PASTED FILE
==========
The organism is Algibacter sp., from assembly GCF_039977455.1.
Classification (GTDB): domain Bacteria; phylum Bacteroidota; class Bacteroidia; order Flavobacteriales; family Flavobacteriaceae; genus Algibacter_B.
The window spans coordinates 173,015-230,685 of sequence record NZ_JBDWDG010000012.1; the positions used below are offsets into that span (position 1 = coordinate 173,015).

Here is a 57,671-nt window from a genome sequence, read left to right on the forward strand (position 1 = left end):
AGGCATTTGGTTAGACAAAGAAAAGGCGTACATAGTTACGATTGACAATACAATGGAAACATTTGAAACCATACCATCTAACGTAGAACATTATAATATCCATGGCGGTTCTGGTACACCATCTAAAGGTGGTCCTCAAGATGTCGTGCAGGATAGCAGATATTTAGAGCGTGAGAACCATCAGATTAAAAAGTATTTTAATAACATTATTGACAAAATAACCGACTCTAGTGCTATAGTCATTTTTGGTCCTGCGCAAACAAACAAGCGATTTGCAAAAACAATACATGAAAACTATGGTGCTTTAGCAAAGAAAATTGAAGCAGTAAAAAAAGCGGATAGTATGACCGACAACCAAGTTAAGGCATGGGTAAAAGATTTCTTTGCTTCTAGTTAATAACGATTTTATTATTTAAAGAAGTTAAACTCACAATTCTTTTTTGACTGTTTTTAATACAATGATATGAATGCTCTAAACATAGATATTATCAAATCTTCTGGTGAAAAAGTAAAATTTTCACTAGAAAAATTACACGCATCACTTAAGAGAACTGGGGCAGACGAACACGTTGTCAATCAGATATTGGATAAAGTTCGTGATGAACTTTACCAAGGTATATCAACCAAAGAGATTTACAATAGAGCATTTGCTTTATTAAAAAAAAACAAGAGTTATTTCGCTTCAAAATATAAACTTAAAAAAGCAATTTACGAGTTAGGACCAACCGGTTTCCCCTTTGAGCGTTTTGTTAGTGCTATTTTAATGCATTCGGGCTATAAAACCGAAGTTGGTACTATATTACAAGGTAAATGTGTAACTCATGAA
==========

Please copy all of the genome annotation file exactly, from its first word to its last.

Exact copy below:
The organism is Algibacter sp., from assembly GCF_039977455.1.
Classification (GTDB): domain Bacteria; phylum Bacteroidota; class Bacteroidia; order Flavobacteriales; family Flavobacteriaceae; genus Algibacter_B.
The window spans coordinates 173,015-230,685 of sequence record NZ_JBDWDG010000012.1; the positions used below are offsets into that span (position 1 = coordinate 173,015).

Here is a 57,671-nt window from a genome sequence, read left to right on the forward strand (position 1 = left end):
AGGCATTTGGTTAGACAAAGAAAAGGCGTACATAGTTACGATTGACAATACAATGGAAACATTTGAAACCATACCATCTAACGTAGAACATTATAATATCCATGGCGGTTCTGGTACACCATCTAAAGGTGGTCCTCAAGATGTCGTGCAGGATAGCAGATATTTAGAGCGTGAGAACCATCAGATTAAAAAGTATTTTAATAACATTATTGACAAAATAACCGACTCTAGTGCTATAGTCATTTTTGGTCCTGCGCAAACAAACAAGCGATTTGCAAAAACAATACATGAAAACTATGGTGCTTTAGCAAAGAAAATTGAAGCAGTAAAAAAAGCGGATAGTATGACCGACAACCAAGTTAAGGCATGGGTAAAAGATTTCTTTGCTTCTAGTTAATAACGATTTTATTATTTAAAGAAGTTAAACTCACAATTCTTTTTTGACTGTTTTTAATACAATGATATGAATGCTCTAAACATAGATATTATCAAATCTTCTGGTGAAAAAGTAAAATTTTCACTAGAAAAATTACACGCATCACTTAAGAGAACTGGGGCAGACGAACACGTTGTCAATCAGATATTGGATAAAGTTCGTGATGAACTTTACCAAGGTATATCAACCAAAGAGATTTACAATAGAGCATTTGCTTTATTAAAAAAAAACAAGAGTTATTTCGCTTCAAAATATAAACTTAAAAAAGCAATTTACGAGTTAGGACCAACCGGTTTCCCCTTTGAGCGTTTTGTTAGTGCTATTTTAATGCATTCGGGCTATAAAACCGAAGTTGGTACTATATTACAAGGTAAATGTGTAACTCATGAA